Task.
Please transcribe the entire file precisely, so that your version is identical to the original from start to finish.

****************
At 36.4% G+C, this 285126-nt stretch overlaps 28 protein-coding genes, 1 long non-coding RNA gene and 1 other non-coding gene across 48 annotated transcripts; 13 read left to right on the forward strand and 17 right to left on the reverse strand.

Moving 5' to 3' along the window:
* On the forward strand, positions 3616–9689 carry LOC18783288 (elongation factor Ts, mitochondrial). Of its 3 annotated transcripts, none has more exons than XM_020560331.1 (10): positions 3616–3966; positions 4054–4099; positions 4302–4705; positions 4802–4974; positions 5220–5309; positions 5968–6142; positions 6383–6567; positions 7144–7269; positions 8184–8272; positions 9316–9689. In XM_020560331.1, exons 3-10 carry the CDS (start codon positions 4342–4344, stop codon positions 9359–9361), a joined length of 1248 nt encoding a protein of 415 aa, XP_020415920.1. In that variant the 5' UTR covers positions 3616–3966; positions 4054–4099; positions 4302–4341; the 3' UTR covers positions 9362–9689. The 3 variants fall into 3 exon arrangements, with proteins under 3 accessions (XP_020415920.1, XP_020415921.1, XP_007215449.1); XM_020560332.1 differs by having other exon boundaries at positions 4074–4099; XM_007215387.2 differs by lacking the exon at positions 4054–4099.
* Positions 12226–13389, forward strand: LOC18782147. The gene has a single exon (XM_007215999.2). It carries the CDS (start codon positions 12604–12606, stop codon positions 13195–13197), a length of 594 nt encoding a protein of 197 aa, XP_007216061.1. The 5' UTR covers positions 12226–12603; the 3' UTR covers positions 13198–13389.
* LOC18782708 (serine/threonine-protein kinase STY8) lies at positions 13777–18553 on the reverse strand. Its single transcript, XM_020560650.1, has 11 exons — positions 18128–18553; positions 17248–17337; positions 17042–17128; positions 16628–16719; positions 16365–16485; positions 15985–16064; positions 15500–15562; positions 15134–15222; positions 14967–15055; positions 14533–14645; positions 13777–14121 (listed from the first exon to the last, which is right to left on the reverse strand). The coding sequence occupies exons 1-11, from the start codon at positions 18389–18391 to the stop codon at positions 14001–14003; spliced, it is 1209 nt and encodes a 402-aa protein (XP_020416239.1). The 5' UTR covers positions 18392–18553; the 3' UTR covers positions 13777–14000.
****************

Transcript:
At 36.4% G+C, this 285126-nt stretch overlaps 28 protein-coding genes, 1 long non-coding RNA gene and 1 other non-coding gene across 48 annotated transcripts; 13 read left to right on the forward strand and 17 right to left on the reverse strand.

Moving 5' to 3' along the window:
* On the forward strand, positions 3616–9689 carry LOC18783288 (elongation factor Ts, mitochondrial). Of its 3 annotated transcripts, none has more exons than XM_020560331.1 (10): positions 3616–3966; positions 4054–4099; positions 4302–4705; positions 4802–4974; positions 5220–5309; positions 5968–6142; positions 6383–6567; positions 7144–7269; positions 8184–8272; positions 9316–9689. In XM_020560331.1, exons 3-10 carry the CDS (start codon positions 4342–4344, stop codon positions 9359–9361), a joined length of 1248 nt encoding a protein of 415 aa, XP_020415920.1. In that variant the 5' UTR covers positions 3616–3966; positions 4054–4099; positions 4302–4341; the 3' UTR covers positions 9362–9689. The 3 variants fall into 3 exon arrangements, with proteins under 3 accessions (XP_020415920.1, XP_020415921.1, XP_007215449.1); XM_020560332.1 differs by having other exon boundaries at positions 4074–4099; XM_007215387.2 differs by lacking the exon at positions 4054–4099.
* Positions 12226–13389, forward strand: LOC18782147. The gene has a single exon (XM_007215999.2). It carries the CDS (start codon positions 12604–12606, stop codon positions 13195–13197), a length of 594 nt encoding a protein of 197 aa, XP_007216061.1. The 5' UTR covers positions 12226–12603; the 3' UTR covers positions 13198–13389.
* LOC18782708 (serine/threonine-protein kinase STY8) lies at positions 13777–18553 on the reverse strand. Its single transcript, XM_020560650.1, has 11 exons — positions 18128–18553; positions 17248–17337; positions 17042–17128; positions 16628–16719; positions 16365–16485; positions 15985–16064; positions 15500–15562; positions 15134–15222; positions 14967–15055; positions 14533–14645; positions 13777–14121 (listed from the first exon to the last, which is right to left on the reverse strand). The coding sequence occupies exons 1-11, from the start codon at positions 18389–18391 to the stop codon at positions 14001–14003; spliced, it is 1209 nt and encodes a 402-aa protein (XP_020416239.1). The 5' UTR covers positions 18392–18553; the 3' UTR covers positions 13777–14000.